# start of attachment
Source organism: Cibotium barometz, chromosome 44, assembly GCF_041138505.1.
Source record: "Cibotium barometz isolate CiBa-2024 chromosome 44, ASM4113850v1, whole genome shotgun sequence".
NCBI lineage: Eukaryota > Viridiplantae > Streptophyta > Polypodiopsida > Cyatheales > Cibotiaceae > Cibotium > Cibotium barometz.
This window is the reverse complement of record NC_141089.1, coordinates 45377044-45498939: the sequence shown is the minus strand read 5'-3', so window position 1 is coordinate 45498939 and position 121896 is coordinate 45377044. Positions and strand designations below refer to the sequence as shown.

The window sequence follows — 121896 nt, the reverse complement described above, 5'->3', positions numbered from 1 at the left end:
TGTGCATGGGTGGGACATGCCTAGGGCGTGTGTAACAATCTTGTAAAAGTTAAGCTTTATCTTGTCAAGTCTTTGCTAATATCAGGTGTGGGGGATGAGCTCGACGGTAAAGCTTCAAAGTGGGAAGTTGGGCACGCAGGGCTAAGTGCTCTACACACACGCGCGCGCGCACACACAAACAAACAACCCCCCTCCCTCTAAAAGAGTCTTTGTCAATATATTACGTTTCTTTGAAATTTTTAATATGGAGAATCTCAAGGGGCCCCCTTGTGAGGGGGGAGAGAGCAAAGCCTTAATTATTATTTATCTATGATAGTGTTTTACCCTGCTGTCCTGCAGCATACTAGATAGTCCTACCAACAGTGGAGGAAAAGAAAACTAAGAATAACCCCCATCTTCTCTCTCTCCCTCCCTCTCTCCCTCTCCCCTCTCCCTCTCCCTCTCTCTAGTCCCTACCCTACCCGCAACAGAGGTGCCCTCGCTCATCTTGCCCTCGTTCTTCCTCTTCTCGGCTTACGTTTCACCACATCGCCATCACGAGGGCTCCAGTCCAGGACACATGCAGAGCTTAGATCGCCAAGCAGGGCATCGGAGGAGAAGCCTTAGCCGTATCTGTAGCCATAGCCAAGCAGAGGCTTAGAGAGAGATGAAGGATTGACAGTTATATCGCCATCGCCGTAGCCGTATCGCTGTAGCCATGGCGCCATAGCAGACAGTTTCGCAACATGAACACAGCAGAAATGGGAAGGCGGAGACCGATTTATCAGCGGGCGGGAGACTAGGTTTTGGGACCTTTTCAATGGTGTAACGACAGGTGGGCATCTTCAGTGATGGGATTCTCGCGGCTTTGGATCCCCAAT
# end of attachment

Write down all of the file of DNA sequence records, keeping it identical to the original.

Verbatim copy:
Source organism: Cibotium barometz, chromosome 44, assembly GCF_041138505.1.
Source record: "Cibotium barometz isolate CiBa-2024 chromosome 44, ASM4113850v1, whole genome shotgun sequence".
NCBI lineage: Eukaryota > Viridiplantae > Streptophyta > Polypodiopsida > Cyatheales > Cibotiaceae > Cibotium > Cibotium barometz.
This window is the reverse complement of record NC_141089.1, coordinates 45377044-45498939: the sequence shown is the minus strand read 5'-3', so window position 1 is coordinate 45498939 and position 121896 is coordinate 45377044. Positions and strand designations below refer to the sequence as shown.

The window sequence follows — 121896 nt, the reverse complement described above, 5'->3', positions numbered from 1 at the left end:
TGTGCATGGGTGGGACATGCCTAGGGCGTGTGTAACAATCTTGTAAAAGTTAAGCTTTATCTTGTCAAGTCTTTGCTAATATCAGGTGTGGGGGATGAGCTCGACGGTAAAGCTTCAAAGTGGGAAGTTGGGCACGCAGGGCTAAGTGCTCTACACACACGCGCGCGCGCACACACAAACAAACAACCCCCCTCCCTCTAAAAGAGTCTTTGTCAATATATTACGTTTCTTTGAAATTTTTAATATGGAGAATCTCAAGGGGCCCCCTTGTGAGGGGGGAGAGAGCAAAGCCTTAATTATTATTTATCTATGATAGTGTTTTACCCTGCTGTCCTGCAGCATACTAGATAGTCCTACCAACAGTGGAGGAAAAGAAAACTAAGAATAACCCCCATCTTCTCTCTCTCCCTCCCTCTCTCCCTCTCCCCTCTCCCTCTCCCTCTCTCTAGTCCCTACCCTACCCGCAACAGAGGTGCCCTCGCTCATCTTGCCCTCGTTCTTCCTCTTCTCGGCTTACGTTTCACCACATCGCCATCACGAGGGCTCCAGTCCAGGACACATGCAGAGCTTAGATCGCCAAGCAGGGCATCGGAGGAGAAGCCTTAGCCGTATCTGTAGCCATAGCCAAGCAGAGGCTTAGAGAGAGATGAAGGATTGACAGTTATATCGCCATCGCCGTAGCCGTATCGCTGTAGCCATGGCGCCATAGCAGACAGTTTCGCAACATGAACACAGCAGAAATGGGAAGGCGGAGACCGATTTATCAGCGGGCGGGAGACTAGGTTTTGGGACCTTTTCAATGGTGTAACGACAGGTGGGCATCTTCAGTGATGGGATTCTCGCGGCTTTGGATCCCCAAT